Le Mans '55. The crash that changed the face of motor racing. Paperback – 4 Jan 2012
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"'Some dates have a temporal importance in human affairs, some linger for a while and time itself supercedes them with other events, some are forever. Le Mans, as the clocks ticked to 6.27pmm on the evening of 11 June 1955, was forever.'" --Blurb
About the Author
Christopher Hilton is a leading authority and writer on contemporary and historic motorsport and has written more than 30 books on it. He also writes on cricket, one of his other great passions. He has specialized in biographies of modern Formula 1 drivers like Michael Schumacher and the late Ayrton Senna, but also produced a ground-breaking study of the Donington Grands Prix of 1937 and 1938
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Top Customer Reviews
Most Helpful Customer Reviews on Amazon.com (beta)
Nicely laid out and I like the approach the author takes here.
Is this 100% inclusive regarding the subject matter, no but that would be very difficult to do.
This gives a well rounded account of this tragic event. I would recommend it to the casual or dedicated motorsport fan.
The author presented many interesting details - particularly the mood and pace of the early 2.5 hours prior to the accident, as well as a detailed accounting of the accident timeline.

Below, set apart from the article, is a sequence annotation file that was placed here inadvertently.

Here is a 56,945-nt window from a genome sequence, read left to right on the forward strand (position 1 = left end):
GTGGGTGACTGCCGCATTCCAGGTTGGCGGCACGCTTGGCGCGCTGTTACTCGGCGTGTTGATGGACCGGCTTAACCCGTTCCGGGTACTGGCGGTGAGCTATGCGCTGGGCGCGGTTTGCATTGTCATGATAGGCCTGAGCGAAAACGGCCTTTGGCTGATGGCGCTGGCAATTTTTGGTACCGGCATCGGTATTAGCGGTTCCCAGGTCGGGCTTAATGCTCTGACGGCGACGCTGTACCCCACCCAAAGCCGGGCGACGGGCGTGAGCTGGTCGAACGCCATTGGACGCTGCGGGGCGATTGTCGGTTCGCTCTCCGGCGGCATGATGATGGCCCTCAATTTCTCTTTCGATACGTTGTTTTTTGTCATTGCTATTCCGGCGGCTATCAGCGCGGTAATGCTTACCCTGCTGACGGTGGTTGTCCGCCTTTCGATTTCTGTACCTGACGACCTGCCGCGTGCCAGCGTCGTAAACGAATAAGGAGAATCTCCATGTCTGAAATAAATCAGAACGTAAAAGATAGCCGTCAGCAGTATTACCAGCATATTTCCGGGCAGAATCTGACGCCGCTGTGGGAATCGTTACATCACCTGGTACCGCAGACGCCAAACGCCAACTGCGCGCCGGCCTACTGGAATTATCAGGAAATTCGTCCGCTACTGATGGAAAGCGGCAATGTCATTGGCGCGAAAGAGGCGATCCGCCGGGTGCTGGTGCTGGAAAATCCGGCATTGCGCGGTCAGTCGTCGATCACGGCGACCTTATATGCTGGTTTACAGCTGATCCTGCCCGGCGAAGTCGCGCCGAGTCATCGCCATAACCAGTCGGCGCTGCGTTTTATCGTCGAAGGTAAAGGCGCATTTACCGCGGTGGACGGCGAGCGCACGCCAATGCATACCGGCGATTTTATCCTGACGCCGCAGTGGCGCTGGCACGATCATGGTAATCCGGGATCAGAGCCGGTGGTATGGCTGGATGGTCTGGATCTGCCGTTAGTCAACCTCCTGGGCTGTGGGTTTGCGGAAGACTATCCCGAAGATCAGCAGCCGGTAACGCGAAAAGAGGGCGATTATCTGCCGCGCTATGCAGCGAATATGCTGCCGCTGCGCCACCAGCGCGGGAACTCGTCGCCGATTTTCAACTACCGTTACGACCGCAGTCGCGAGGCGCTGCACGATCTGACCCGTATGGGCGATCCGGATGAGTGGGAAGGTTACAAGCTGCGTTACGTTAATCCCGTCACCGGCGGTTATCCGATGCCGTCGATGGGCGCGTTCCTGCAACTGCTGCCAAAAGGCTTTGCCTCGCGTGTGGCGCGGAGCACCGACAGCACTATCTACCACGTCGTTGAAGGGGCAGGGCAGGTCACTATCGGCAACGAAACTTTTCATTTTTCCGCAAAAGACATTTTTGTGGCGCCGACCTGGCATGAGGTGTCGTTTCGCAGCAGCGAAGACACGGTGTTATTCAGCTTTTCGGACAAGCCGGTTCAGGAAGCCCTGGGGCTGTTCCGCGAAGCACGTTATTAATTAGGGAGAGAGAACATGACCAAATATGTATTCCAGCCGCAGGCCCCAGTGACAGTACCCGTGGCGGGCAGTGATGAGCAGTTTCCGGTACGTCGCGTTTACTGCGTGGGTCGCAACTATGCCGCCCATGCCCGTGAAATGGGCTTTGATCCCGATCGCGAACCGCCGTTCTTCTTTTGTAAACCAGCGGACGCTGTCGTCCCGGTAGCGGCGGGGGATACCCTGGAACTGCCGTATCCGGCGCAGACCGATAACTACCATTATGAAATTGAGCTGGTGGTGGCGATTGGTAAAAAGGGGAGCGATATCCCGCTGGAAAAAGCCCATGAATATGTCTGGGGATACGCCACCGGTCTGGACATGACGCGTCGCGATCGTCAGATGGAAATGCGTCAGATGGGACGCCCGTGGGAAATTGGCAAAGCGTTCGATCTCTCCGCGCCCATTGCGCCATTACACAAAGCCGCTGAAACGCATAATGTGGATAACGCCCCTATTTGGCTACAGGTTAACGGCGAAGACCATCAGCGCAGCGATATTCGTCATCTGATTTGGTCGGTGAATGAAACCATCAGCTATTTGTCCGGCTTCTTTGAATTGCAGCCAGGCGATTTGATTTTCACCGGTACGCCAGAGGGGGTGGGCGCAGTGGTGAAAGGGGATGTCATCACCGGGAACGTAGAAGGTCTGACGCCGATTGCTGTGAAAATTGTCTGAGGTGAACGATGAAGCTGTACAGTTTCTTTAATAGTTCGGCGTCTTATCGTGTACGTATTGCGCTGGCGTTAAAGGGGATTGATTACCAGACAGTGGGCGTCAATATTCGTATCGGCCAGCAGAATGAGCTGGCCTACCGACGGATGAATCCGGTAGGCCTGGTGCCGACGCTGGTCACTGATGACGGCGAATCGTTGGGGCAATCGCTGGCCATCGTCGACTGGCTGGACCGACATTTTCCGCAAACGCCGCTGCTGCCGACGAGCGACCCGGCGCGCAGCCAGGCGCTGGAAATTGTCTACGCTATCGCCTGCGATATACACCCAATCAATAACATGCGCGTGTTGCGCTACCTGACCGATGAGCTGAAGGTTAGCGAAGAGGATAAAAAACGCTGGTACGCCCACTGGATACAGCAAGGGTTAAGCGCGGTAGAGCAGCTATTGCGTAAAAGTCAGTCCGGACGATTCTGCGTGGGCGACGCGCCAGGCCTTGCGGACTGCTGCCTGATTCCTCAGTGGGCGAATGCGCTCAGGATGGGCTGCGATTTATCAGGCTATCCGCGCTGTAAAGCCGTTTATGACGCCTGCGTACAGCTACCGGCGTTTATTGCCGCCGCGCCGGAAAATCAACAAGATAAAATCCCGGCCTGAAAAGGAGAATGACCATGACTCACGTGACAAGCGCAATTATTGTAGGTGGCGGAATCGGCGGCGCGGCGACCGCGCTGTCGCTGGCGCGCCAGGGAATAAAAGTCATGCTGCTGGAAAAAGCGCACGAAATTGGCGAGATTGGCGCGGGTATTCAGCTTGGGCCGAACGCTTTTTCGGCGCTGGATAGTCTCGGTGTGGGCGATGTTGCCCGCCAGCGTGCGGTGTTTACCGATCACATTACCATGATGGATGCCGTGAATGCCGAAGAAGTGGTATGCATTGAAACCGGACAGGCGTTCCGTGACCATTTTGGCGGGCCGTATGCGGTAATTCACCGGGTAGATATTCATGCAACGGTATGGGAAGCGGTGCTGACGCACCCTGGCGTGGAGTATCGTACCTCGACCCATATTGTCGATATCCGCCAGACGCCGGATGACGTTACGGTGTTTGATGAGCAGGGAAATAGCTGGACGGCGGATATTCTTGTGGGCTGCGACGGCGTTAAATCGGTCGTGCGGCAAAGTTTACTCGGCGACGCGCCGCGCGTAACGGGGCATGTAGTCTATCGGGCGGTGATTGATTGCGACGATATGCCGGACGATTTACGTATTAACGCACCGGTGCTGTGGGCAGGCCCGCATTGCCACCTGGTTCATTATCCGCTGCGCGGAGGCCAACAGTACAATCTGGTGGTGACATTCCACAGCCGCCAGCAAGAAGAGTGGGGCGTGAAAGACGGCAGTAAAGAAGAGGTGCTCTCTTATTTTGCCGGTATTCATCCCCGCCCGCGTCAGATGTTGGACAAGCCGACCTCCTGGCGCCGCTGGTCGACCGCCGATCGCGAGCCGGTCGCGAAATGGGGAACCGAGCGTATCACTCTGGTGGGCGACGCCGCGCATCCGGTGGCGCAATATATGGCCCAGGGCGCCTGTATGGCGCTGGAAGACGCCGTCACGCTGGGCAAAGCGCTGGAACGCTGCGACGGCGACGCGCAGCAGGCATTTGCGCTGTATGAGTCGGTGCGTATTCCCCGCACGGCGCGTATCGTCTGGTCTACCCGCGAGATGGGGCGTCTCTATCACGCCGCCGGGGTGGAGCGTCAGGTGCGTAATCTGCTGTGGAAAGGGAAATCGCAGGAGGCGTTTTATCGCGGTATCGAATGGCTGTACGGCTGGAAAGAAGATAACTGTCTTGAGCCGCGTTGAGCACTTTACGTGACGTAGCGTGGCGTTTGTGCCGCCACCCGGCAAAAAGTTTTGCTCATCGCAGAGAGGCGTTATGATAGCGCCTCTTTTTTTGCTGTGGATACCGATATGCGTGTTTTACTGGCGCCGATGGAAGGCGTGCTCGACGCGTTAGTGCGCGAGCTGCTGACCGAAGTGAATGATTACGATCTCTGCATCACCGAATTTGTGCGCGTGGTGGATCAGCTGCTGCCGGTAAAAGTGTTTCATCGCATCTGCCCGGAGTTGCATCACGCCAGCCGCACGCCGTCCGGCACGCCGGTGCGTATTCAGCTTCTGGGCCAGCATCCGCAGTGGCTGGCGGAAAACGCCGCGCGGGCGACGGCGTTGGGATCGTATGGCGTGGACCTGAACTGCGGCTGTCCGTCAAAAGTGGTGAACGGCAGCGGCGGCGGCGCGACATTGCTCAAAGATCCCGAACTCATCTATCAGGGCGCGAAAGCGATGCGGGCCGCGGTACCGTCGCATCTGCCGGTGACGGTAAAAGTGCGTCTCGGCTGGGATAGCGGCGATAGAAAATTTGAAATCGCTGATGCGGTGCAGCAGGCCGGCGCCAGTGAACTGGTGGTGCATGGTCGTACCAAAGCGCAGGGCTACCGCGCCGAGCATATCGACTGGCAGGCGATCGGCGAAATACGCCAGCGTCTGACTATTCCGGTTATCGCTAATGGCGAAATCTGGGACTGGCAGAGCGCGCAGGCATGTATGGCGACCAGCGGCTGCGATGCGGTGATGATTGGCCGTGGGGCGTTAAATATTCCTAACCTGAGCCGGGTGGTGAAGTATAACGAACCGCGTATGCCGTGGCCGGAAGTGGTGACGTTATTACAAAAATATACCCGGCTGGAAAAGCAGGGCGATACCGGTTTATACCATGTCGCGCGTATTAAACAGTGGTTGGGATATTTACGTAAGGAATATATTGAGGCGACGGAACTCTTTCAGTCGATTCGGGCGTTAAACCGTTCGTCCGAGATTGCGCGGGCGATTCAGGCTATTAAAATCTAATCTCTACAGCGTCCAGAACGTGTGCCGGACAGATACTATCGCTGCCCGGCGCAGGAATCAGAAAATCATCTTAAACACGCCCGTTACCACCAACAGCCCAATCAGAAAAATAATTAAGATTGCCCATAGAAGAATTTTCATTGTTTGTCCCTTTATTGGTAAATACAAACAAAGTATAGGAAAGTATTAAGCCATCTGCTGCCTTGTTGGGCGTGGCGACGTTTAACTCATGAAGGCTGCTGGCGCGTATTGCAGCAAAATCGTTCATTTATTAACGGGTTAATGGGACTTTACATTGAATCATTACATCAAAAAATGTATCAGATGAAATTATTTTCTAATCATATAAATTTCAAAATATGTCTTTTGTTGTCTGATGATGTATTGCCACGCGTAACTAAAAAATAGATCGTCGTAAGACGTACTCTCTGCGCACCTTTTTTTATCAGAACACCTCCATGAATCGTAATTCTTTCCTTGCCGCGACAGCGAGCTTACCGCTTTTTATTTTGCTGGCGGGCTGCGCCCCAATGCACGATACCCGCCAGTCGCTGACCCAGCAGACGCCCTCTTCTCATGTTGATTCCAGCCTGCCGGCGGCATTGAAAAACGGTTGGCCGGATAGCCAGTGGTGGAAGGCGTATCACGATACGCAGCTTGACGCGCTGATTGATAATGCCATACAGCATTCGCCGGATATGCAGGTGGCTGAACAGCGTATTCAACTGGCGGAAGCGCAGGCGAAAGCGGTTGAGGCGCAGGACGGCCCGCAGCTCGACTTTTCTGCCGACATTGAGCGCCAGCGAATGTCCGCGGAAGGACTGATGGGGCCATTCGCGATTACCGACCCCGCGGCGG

- the book needs more graphics to support the timeline-style analysis
- the author obtained a lot of information from Daimler; it would have been useful to obtain similar from Jaguar.
- more pictures are always a plus
- the writing style was odd in places; lots of equivocation. The author needs to more clearly state what he believes occurred, etc.
At the conclusion of the book, I was left wanting to learn much more about the participants (particularly Fangio and Hawthorne) and the era (Le Mans in the 50s). As such, I have ordered a couple more books on these topics, including the picture books detailing the era.
Perfect book - no.
Enjoyable book - very (it was a perfect read while sitting on the beach).